David Cole reviews Zephyr Teachout's Corruption in America: From Benjamin Franklin’s Snuff Box to Citizens United, in the NYRB (photo by Lauren Lancaster):
The US attorney for the Southern District of New York, Preet Bharara, is now investigating whether the governor or others violated federal laws by obstructing corruption investigations. Cuomo’s response has been to strong-arm former commission members into issuing public statements supporting him that contradict their own earlier complaints, and simultaneously to assert that since the commission was a creation of the executive branch, any obstacles he may have put in its path cannot possibly constitute interference. So much for independence.
In light of these problems, it is perhaps not surprising that Cuomo appears more threatened than he should be by a challenge in the primary for governor from Zephyr Teachout, an obscure law professor from Fordham Law School. Teachout has less than $200,000 in her campaign coffers as compared to Cuomo’s $32 million. Cuomo sued to bar Teachout from running for governor on the ground that she had not resided for the requisite five years in New York State, even though she has been employed at Fordham Law School and had an apartment in New York since June 2009. A trial court found Teachout eligible to run in the primary scheduled for September 9, and a court of appeals affirmed. Cuomo can’t really be concerned that she will pose a serious challenge at the polls. But Teachout’s central focus—as both a candidate and a professor of law—is on fighting corruption, and right now, that may well be Cuomo’s Achilles heel.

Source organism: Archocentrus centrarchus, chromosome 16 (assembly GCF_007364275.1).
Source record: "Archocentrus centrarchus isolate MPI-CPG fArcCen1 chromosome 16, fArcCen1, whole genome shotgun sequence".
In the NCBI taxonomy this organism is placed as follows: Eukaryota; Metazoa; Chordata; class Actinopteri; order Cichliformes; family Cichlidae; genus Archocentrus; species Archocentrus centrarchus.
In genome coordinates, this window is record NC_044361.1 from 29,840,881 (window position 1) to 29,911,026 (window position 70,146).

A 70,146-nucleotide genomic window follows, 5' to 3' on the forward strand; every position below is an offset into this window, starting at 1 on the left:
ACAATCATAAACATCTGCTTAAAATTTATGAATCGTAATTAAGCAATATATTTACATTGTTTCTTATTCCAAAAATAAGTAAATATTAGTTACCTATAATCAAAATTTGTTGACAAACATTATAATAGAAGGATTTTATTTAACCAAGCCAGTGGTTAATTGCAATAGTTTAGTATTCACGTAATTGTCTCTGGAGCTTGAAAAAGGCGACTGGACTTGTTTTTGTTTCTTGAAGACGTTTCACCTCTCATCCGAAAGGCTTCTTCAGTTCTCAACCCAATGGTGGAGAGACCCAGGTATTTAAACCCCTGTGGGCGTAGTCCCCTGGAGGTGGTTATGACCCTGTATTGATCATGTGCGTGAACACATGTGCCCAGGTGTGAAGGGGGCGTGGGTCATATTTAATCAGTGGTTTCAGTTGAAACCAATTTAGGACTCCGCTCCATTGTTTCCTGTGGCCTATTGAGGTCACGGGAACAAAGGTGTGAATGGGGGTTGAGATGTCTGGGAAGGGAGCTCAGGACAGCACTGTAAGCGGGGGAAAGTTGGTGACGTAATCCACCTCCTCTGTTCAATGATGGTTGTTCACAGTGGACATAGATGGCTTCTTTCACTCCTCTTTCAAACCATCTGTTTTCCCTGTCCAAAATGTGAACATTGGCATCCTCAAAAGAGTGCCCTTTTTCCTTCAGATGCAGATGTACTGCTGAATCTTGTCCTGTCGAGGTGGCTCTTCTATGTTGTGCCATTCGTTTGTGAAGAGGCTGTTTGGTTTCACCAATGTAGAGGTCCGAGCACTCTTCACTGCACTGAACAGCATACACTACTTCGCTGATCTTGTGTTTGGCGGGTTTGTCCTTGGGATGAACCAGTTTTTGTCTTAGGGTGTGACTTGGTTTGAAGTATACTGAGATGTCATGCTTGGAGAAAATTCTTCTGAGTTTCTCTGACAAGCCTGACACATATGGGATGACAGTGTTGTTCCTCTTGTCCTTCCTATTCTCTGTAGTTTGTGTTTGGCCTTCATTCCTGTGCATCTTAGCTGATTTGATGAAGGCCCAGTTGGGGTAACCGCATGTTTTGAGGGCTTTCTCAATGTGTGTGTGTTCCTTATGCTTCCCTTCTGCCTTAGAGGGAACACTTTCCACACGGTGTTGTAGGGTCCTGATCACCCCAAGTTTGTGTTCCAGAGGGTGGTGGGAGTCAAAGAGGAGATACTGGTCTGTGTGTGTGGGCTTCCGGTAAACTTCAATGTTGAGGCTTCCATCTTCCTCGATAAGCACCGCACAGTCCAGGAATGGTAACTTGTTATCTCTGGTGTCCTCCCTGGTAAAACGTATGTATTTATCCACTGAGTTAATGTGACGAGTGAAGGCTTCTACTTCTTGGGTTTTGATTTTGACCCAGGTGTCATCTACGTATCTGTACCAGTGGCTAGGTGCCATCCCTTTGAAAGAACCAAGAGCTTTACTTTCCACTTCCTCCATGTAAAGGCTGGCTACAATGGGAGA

Indeed, according to Teachout, corruption is not just Cuomo’s—or New York’s—problem. It is the most pressing threat that our democracy faces. And the problem, as Teachout sees it, is that those in power refuse to admit it. Just as Cuomo shut down the Moreland Commission’s inquiry into corruption, so the Supreme Court, by adopting an ahistorical and improperly narrow view of corruption, has shut down an exploration of the very real threat that unrestricted campaign spending actually poses to our democracy.